As promised, Hunter Biden’s attorneys have invoked the Second Amendment in defense of their client, arguing in a new filing that the federal charges he faces for purchasing and possessing a gun while an unlawful user of drugs (and lying about his status on the federal paperwork he filled out when buying a pistol) is unconstitutional. But that’s hardly the main focus of lead attorney Abbe Lowell and his associates. In fact, the Second Amendment defense is more of an afterthought than anything else.
Instead, Lowell and his team argue that Biden’s entire case, including his gun charges and more recent criminal charges over taxes, is politically motivated and should be tossed out by the federal judiciary. Biden’s attorneys maintain that the federal firearm felonies he’s been charged with are rarely prosecuted by DOJ, pointing to statistics from 2008 to 2017 showing that those crimes made up approximately 1.8 percent of all federal gun cases. They also claim that prosecuting Biden flies in the face of the enforcement efforts on the part of former AG Jeff Sessions, who directed U.S. Attorneys to prioritize cases involving the most violent and prolific offenders.
The unfortunate truth is that DOJ lacks the resources to prosecute even a fraction of dangerous acts of gun violence. Yet, DOJ devotes its limited resources to charging Mr. Biden, who (1) purchased a single, small revolver that he never loaded or fired and owned for just eleven days, (2) has no criminal record or history of violence, and (3) has never posed any risk to public safety. DOJ is supposed to be “evaluat[ing] the best way to build or maintain trust and legitimacy, to set strategic enforcement priorities, and to measure success by the actual reduction in violent crime. . . .” May 26, 2021 Memorandum To DOJ Employees, supra note 97 at 5.
Prosecuting Mr. Biden undermines DOJ trust and legitimacy, and it certainly does nothing to reduce violent crime, which is undoubtably why DOJ declined to bring charges for years and, even when it did so under political duress, it was willing to avoid prosecution through a nonprosecution agreement and then, only after political pressure, a diversion agreement.
The problem with that argument is that while these kinds of prosecutions may be rare, they do still take place, even if the defendant’s dad isn’t in the White House. In U.S. v. Daniels, which may soon be heard by the Supreme Court, Patrick Darnell Daniels was sentenced to four years in federal prison after being convicted of using marijuana while possessing a firearm. There were no underlying crimes of violence associated with Daniels’ conviction either, just the allegation that Daniels violated federal law by smoking pot and owning guns at the same time.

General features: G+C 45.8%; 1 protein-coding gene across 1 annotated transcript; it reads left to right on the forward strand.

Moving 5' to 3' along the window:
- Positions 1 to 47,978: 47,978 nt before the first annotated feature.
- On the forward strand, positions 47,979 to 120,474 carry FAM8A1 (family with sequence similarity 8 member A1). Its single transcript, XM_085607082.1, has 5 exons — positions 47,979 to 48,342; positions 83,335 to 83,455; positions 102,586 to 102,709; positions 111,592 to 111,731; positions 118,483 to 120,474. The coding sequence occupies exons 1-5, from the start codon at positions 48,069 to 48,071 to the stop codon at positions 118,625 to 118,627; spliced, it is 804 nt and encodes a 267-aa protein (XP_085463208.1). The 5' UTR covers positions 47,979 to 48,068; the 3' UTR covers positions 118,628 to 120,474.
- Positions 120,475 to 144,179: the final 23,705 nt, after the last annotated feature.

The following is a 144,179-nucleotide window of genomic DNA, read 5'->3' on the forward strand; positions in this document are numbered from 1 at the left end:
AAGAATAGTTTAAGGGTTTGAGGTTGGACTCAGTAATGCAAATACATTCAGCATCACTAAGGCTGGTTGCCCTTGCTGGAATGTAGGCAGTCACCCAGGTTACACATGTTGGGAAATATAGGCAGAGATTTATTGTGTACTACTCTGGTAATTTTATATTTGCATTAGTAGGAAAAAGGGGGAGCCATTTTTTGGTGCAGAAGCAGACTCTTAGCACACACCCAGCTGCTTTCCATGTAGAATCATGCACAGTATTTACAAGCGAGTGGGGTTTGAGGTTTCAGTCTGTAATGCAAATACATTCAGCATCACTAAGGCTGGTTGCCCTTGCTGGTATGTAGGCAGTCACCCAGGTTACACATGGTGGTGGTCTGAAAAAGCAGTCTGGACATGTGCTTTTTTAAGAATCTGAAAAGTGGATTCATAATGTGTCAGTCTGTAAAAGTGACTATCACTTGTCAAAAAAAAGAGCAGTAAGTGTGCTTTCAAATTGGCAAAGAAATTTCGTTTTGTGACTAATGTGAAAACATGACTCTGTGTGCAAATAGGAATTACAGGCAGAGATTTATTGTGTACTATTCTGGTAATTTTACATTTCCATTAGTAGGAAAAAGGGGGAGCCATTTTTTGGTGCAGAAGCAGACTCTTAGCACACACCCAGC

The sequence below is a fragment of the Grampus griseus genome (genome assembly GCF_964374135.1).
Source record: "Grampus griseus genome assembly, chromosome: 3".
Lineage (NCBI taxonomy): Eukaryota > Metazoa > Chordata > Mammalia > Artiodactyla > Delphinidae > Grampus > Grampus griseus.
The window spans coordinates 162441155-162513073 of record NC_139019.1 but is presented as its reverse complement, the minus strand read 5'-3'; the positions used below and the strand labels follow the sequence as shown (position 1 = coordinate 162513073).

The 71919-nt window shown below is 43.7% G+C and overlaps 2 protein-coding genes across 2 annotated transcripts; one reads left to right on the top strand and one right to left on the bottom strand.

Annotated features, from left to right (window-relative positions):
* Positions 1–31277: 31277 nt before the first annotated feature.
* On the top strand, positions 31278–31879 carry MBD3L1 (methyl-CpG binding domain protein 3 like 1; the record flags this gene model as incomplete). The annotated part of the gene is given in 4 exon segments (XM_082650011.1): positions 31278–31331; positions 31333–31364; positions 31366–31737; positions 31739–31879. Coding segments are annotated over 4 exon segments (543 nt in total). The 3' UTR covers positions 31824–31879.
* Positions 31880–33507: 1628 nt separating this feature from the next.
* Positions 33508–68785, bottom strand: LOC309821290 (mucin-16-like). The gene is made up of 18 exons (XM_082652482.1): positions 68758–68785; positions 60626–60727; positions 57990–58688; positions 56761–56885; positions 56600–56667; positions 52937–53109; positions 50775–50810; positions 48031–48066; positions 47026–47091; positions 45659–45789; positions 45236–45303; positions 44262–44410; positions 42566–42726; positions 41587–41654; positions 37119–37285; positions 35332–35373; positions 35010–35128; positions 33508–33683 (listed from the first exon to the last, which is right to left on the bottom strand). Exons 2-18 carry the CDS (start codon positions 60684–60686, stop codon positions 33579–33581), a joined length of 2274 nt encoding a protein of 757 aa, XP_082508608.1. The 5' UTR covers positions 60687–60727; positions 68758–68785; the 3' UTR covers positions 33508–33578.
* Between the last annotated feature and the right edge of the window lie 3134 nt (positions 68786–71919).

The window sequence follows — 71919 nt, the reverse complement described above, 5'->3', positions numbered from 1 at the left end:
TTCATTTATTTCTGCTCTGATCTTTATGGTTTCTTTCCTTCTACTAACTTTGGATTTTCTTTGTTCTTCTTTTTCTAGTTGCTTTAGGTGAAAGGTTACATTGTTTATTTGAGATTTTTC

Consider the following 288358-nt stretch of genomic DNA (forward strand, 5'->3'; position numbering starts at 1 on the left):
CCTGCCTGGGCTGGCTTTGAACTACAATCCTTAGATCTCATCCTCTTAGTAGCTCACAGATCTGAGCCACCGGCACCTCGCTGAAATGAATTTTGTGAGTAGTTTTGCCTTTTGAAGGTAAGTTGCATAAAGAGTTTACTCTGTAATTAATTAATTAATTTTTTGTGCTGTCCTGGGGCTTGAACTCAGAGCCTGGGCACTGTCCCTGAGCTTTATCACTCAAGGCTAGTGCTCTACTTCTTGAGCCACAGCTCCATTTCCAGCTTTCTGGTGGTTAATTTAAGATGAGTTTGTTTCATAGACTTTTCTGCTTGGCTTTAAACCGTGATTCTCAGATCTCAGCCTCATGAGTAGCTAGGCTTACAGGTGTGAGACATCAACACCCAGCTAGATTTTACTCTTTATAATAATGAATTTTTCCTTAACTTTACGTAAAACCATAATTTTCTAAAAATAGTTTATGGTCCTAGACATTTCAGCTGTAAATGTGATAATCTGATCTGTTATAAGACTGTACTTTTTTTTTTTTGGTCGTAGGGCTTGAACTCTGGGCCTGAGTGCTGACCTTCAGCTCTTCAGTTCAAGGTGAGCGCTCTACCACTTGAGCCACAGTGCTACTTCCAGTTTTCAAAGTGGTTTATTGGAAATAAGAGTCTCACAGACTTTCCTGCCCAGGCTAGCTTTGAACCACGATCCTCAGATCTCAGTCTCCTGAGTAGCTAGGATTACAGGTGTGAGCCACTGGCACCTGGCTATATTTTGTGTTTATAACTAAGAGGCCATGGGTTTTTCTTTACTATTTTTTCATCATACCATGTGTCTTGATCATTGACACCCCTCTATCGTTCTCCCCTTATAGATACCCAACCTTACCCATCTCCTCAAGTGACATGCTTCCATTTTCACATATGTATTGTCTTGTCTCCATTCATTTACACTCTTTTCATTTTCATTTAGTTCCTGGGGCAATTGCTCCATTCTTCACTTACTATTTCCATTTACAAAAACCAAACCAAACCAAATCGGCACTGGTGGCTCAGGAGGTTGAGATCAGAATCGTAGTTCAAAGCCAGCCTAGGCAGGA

Lowell and his fellow attorneys are clearly aware of the Daniels case because they reference it in their brief, though only obliquely in noting that the Fifth Circuit has found the federal statute in question unconstitutional. But while they acknowledge the Fifth Circuit’s decision, they don’t flesh out the argument that 18 U.S.C. § 922(g)(3) is a violation of the Second Amendment. I happen to agree with the Fifth Circuit, but Lowell doesn’t make a compelling case as to why a federal judge in the Third Circuit should adopt the Fifth Circuit’s point of view and toss out the charges against Hunter Biden.
Biden and his attorneys maintain that he wouldn’t be facing these charges if he wasn’t the president’s son, but it could just as easily be argued that given the high-profile nature of his initial purchase and the loss of his gun when his girlfriend took it and threw it in a dumpster at a time when Biden himself has copped to smoking crack cocaine “every fifteen minutes”, giving him a pass on prosecution would be a politically motivated act all its own. The DOJ maintains that any unlawful user of drugs, even in a state where that drug has been decriminalized or legalized, is not a “law-abiding citizen,” and therefore has no Second Amendment rights. This isn’t an argument deployed solely against Hunter Biden, and if DOJ decided not to pursue charges when he has all but admitted to violating the federal statute, the cries of favoritism would be heard from sea to shining sea.
If and when the judge overseeing Biden’s case rejects the argument that Biden’s charges should be thrown out, perhaps Biden’s defense team will mount a more substantial Second Amendment challenge to U.S.C. § 922(g)(3), but for now, his 2A defense is ancillary to his claim that the only reason he’s facing these felonies is because of who he is, not what he’s done.